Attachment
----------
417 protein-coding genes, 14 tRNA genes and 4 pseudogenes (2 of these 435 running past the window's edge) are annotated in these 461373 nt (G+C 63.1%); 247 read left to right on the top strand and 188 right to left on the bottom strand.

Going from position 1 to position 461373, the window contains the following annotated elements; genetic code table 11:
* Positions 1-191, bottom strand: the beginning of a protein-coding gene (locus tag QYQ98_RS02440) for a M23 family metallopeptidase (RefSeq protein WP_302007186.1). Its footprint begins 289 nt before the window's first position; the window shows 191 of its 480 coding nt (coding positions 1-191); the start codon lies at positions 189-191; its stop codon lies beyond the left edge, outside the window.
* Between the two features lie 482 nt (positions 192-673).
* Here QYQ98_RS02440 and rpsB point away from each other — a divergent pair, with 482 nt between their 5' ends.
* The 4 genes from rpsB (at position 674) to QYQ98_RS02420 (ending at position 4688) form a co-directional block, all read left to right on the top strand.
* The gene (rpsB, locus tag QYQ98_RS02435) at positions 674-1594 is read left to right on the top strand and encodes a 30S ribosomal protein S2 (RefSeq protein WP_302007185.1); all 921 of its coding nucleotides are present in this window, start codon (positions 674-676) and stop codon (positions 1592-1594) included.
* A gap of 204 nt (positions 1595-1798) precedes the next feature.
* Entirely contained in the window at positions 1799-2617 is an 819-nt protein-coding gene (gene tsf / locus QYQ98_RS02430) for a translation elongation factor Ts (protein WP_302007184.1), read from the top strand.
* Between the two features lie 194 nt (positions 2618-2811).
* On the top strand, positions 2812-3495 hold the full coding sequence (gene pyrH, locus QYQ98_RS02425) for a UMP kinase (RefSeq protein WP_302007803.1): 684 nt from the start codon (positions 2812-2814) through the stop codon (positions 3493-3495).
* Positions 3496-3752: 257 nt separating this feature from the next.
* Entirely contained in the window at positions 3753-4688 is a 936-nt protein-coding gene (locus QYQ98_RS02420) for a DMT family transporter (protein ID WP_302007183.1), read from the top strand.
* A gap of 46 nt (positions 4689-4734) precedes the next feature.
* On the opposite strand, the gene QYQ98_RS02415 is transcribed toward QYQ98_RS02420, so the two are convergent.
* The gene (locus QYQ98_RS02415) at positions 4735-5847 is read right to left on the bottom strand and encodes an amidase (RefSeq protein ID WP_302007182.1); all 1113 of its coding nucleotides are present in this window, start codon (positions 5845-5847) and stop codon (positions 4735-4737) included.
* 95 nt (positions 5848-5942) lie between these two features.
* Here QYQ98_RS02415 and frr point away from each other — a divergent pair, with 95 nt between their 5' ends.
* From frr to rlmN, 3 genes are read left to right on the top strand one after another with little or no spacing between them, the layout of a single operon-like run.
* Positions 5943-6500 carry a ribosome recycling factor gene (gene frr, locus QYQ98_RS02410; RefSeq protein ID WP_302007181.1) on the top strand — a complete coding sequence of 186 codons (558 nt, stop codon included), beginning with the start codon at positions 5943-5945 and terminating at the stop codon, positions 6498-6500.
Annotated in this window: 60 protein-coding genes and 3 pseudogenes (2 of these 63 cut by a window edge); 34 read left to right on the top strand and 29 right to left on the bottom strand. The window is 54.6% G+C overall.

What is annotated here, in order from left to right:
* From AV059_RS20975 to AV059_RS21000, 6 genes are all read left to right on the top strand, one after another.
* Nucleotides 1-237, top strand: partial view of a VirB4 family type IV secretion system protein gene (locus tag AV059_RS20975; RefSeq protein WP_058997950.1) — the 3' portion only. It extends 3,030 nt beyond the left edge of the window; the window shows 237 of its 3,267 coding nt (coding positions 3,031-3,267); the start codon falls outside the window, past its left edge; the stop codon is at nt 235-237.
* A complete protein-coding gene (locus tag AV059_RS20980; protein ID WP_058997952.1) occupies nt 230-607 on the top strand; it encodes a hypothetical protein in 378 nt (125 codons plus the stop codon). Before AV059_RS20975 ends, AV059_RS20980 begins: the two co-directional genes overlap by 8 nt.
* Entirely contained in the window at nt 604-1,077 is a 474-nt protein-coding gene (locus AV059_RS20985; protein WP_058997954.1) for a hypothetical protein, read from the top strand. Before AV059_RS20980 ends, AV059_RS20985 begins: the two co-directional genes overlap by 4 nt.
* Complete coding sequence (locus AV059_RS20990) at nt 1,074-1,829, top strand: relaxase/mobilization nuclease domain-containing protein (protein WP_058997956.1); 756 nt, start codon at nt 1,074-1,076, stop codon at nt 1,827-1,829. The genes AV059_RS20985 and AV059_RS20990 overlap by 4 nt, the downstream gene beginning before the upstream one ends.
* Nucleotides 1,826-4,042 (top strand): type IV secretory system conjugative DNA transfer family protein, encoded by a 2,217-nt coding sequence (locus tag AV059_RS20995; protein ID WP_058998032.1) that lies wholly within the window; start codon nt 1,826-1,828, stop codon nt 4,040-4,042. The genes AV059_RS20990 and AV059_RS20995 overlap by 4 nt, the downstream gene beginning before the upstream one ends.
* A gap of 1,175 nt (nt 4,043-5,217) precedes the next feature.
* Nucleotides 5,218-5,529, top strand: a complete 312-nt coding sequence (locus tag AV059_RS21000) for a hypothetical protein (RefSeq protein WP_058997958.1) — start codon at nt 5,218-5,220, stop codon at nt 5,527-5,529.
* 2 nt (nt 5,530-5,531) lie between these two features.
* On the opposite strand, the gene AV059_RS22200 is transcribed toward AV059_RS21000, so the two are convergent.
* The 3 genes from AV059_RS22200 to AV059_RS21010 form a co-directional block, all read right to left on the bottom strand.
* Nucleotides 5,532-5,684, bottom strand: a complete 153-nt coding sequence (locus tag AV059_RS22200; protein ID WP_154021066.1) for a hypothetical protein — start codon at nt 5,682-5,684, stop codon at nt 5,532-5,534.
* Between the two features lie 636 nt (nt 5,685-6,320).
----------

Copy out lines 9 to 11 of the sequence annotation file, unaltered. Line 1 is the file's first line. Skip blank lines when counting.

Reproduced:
* Entirely contained in the window at positions 1799-2617 is an 819-nt protein-coding gene (gene tsf / locus QYQ98_RS02430) for a translation elongation factor Ts (protein WP_302007184.1), read from the top strand.
* Between the two features lie 194 nt (positions 2618-2811).
* On the top strand, positions 2812-3495 hold the full coding sequence (gene pyrH, locus QYQ98_RS02425) for a UMP kinase (RefSeq protein WP_302007803.1): 684 nt from the start codon (positions 2812-2814) through the stop codon (positions 3493-3495).